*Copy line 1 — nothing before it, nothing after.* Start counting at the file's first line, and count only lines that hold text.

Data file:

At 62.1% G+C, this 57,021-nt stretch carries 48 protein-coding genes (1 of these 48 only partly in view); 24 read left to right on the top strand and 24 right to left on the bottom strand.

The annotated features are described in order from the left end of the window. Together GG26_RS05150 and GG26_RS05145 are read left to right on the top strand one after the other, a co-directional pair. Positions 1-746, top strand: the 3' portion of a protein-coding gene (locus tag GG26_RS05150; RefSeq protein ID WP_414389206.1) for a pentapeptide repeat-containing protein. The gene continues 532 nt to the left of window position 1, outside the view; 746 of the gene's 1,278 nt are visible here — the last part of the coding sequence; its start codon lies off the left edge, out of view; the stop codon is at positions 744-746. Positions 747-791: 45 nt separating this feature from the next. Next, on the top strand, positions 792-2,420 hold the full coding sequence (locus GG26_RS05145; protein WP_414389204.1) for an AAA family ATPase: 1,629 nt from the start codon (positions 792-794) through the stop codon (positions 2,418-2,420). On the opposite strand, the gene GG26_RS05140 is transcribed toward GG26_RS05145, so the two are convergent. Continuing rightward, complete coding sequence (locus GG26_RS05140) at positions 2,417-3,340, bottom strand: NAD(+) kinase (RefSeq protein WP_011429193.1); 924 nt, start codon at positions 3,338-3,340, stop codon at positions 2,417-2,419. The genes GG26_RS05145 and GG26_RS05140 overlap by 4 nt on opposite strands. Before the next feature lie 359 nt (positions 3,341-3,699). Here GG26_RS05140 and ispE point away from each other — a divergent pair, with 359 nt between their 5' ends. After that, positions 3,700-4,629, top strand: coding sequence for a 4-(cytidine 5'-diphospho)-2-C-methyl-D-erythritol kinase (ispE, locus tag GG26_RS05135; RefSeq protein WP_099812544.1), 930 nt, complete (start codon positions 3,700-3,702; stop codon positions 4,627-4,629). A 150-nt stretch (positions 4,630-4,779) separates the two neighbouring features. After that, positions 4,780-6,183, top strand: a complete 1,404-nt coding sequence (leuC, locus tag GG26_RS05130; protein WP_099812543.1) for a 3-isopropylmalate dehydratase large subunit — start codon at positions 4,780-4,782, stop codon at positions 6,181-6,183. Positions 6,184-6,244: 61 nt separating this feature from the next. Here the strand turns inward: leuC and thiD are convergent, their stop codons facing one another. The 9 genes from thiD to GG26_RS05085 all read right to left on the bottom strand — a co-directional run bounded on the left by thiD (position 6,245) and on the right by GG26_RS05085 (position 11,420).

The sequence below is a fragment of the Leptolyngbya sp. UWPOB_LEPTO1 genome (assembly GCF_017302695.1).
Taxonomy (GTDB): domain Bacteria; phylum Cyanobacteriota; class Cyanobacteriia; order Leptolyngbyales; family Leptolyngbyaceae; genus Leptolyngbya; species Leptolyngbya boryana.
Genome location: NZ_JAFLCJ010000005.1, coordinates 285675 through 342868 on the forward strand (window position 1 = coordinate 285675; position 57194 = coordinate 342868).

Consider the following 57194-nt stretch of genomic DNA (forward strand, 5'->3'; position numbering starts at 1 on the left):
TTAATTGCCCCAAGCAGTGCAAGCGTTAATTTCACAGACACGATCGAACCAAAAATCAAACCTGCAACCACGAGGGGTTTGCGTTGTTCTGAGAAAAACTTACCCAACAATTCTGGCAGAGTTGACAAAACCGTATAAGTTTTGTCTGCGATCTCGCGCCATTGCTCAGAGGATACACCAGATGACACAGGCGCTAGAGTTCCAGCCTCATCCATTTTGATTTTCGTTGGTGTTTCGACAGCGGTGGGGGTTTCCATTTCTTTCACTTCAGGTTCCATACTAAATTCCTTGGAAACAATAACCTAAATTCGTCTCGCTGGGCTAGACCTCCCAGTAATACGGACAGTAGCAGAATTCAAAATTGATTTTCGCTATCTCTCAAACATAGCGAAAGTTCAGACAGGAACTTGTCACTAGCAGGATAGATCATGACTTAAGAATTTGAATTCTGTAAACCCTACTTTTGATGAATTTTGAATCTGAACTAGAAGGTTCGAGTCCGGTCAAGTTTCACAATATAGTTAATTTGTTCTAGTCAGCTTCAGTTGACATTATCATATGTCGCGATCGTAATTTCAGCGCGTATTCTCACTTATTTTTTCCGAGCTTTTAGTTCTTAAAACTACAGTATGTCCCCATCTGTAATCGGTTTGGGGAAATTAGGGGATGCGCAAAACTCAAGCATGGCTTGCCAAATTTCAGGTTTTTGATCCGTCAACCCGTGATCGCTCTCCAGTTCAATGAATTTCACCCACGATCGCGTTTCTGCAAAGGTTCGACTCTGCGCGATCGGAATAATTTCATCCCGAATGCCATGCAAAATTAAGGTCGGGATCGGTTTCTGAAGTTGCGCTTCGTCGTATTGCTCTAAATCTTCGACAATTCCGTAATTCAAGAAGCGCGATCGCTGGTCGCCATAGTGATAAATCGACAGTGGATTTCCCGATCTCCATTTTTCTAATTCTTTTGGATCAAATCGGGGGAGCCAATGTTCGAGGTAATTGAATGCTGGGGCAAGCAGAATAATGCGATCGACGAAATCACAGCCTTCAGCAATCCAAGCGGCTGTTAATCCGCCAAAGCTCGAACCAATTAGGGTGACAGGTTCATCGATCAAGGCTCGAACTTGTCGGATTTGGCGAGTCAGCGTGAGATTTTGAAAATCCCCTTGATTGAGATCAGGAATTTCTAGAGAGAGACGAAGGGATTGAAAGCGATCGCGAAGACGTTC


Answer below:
At 62.1% G+C, this 57,021-nt stretch carries 48 protein-coding genes (1 of these 48 only partly in view); 24 read left to right on the top strand and 24 right to left on the bottom strand.